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album single sales
Swensson, Andrea. 40 Years of Album Sales Data. Digital image. The Current. Minnesota Public Radio, 20 Feb. 2014. Web. 01 Nov. 2014.

If you’re up to date with the music industry, then you’re probably aware that it has been changing, FAST. Equally so has the demise of the album. Coming from the days where purchasing music came in a packaged form, all or nothing, fans can now achieve instant gratification by streaming each and every one of their favorite singles. So why buy an entire album when people can cherry pick what they want? The music industry has become a consumer-driven market that has changed the way music is released and consumed.

From the beginning, physical EPs (singles) were strategically intended to “wet the taste buds” of fans/listeners to drive profits for the LP (album) release. This technique has quickly dissipated as music’s physical form has converted toward digital. Even now, digital album/single sales have fallen-off despite their initial growth and replacement of CDs. Google Chrome, Today at 2.46.51 PMSingles are no longer a tease to get people to buy an entire album but the main course itself. And as time has progressed, it’s less about single downloads than it is about single streaming. Artists are releasing music on a more frequent basis, and they have to. There’s a large monetary incentive for artists to pump out a single every few months rather than going dark to record for an entire year. With one great single release after another, it’s almost old news when an album is eventually released. Today’s audiences wants to sample more music than ever before and the one place they can have it all is through a streaming service.

In the RIAA’s 2015 Year-End Industry Shipment and Revenue Statistics report, it stated that there was $1.4 B in downloaded singles in 2014 vs. $1.22 B in 2015. That’s a $180 M decrease! For albums, there was $1.1 B in downloads in 2014 vs. $1.0 B in 2015. Even though albums cost 8 Google Chrome, Today at 2.47.49 PMtimes more than a single, they still fall short to the amount of money singles generate. This goes to show how vast the chasm is between consumer preferences. Singles are still the frontrunner but a $180.9 M decrease in revenue ultimately shows the transition from download to streaming.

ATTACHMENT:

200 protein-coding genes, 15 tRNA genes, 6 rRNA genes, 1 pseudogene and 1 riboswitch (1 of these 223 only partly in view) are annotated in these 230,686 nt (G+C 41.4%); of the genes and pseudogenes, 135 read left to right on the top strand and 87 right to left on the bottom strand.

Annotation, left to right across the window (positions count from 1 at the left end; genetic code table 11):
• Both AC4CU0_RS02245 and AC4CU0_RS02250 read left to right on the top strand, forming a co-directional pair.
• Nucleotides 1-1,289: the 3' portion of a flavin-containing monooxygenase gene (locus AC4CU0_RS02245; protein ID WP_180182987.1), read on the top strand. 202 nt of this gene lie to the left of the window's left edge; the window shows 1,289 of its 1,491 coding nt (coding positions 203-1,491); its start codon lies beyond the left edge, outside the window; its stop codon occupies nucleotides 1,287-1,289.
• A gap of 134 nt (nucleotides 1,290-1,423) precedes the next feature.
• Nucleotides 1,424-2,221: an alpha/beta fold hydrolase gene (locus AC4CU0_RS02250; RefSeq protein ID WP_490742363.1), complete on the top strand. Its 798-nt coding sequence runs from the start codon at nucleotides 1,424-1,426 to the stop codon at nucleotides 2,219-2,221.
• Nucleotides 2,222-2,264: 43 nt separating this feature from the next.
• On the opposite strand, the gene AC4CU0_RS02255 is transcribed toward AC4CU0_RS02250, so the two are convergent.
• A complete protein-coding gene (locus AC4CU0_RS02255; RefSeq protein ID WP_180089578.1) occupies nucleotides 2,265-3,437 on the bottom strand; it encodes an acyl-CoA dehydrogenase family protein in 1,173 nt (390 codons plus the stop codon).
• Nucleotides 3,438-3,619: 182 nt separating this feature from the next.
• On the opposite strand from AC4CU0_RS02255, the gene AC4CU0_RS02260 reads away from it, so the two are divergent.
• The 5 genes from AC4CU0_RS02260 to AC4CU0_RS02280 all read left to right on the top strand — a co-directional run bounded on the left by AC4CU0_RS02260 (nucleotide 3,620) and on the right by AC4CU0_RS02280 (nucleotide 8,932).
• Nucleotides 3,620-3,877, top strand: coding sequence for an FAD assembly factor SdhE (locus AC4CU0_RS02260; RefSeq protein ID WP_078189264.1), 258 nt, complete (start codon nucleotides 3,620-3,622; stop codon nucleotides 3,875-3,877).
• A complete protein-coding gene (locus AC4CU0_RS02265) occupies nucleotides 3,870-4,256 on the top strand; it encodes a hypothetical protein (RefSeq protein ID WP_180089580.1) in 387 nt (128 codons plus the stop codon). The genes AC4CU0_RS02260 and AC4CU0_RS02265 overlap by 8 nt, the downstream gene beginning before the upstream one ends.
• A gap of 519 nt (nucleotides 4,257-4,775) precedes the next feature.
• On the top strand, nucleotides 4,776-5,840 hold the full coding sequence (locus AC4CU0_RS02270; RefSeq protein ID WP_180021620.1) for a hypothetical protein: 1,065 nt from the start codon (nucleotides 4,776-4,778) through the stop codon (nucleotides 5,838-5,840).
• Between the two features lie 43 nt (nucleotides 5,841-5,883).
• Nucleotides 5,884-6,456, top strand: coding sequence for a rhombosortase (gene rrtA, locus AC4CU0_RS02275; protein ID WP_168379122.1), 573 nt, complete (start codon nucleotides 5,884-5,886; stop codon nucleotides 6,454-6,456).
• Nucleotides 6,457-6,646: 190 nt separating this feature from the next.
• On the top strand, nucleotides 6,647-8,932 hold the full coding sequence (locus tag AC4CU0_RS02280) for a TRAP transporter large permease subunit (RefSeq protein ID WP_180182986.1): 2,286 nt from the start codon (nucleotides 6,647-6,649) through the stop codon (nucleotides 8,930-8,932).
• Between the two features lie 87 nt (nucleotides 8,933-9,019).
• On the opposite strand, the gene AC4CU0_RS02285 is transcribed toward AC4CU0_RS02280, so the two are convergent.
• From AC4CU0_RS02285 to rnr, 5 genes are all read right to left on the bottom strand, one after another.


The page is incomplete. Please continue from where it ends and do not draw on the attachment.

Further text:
Streaming is now the largest contributor to music industry revenues with 34.3% of market share. As streaming climbed from $1.4 B in 2013 to $2.4 B in 2015, permanent downloads have continued to slide with revenues dropping from $2.8 B in 2013 to $2.3 B in 2015.

Physical and digital are dying. Who carries a CD around to show their friends a new song and why download an album for $10 or single for $1.29 when you can steam a few million songs for $9.99? Today, it’s more like, “Where’s the AUX cord?!” It’s sad to see consumers moving away from the all-inclusive journey that most artists intend listeners to experience through a full-length album, but unfortunately, it’s the world of top 40 streaming, unless of course, you own a turntable.

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